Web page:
You have spent several days putting together your PowerPoint presentation and fine-tuning every detail. You begin rehearsing your presentation only to find that you have run way over your time limit. You were given 15 minutes to present and your presentation is taking closer to 30 minutes to complete. How can you reduce your PowerPoint presentation without having to start the planning process completely over? While your first instinct might be to talk faster, there are better ways to handle this situation than cramming everything in and rushing. Here are a few things you can do if you need to cut down the length of your presentation.
Revisit Your Main Goal
Go back and revisit the main goal of your presentation. What is it that you want to accomplish as a result of your PowerPoint? You should be able to answer this question in one sentence. If you cannot, you need to focus more closely on your main goal. The best way to define your main goal is to ask yourself: “ If my audience only takes away one thing from my presentation, what would I want that to be?”
Narrow Your Speaking Points
One of the most common reasons that PowerPoint presentations become too long is because the presenter includes way too much information. The fact is, people are likely only going to remember a few things from your presentation, so narrow down your speaking points. A good rule of thumb is to follow the Rule of 3 which states that we remember things in threes. This means that you should have no more than three speaking points for each of your main points. So, once you have decided on your main point, come up with no more than three supporting points.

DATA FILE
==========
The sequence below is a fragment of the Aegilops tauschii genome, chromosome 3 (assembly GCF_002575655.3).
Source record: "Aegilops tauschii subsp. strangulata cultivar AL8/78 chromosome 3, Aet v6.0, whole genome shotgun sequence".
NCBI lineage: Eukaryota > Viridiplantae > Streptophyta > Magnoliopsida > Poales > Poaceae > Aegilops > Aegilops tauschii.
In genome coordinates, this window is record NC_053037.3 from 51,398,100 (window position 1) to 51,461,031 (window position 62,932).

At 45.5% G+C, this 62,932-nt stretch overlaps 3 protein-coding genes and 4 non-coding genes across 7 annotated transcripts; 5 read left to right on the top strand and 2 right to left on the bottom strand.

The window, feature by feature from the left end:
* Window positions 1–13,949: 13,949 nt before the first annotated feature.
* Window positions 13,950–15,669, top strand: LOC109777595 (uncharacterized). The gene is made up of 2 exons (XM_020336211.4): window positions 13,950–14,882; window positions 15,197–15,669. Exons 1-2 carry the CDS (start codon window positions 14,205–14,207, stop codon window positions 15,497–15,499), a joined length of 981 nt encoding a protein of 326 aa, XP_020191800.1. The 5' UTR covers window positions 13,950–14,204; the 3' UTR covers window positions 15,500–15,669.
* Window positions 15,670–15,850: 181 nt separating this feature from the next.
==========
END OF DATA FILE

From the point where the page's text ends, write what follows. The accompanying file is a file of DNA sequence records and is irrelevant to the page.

Break Your PowerPoint Into Sections
Similar to the Rule of 3, your presentation should be divided into three main sections: an intro, a body with no more than 3 points, and a conclusion. Anything outside of these sections could probably be eliminated from the presentation altogether. Then, look at each section and tighten it where possible. Get rid of unnecessary pictures, videos, or animations. Keep your points brief, and limit your examples to just one.
Once you have trimmed the fat from your PowerPoint, it’s time to begin practicing. You may not hit your target time with the first rehearsal, but you will gain a better sense of how much time you are spending. Plan to only spend a certain amount of time on each section and ask for feedback on which information or slides could be cut out. Then, keep practicing until you successfully deliver your presentation within the allotted time.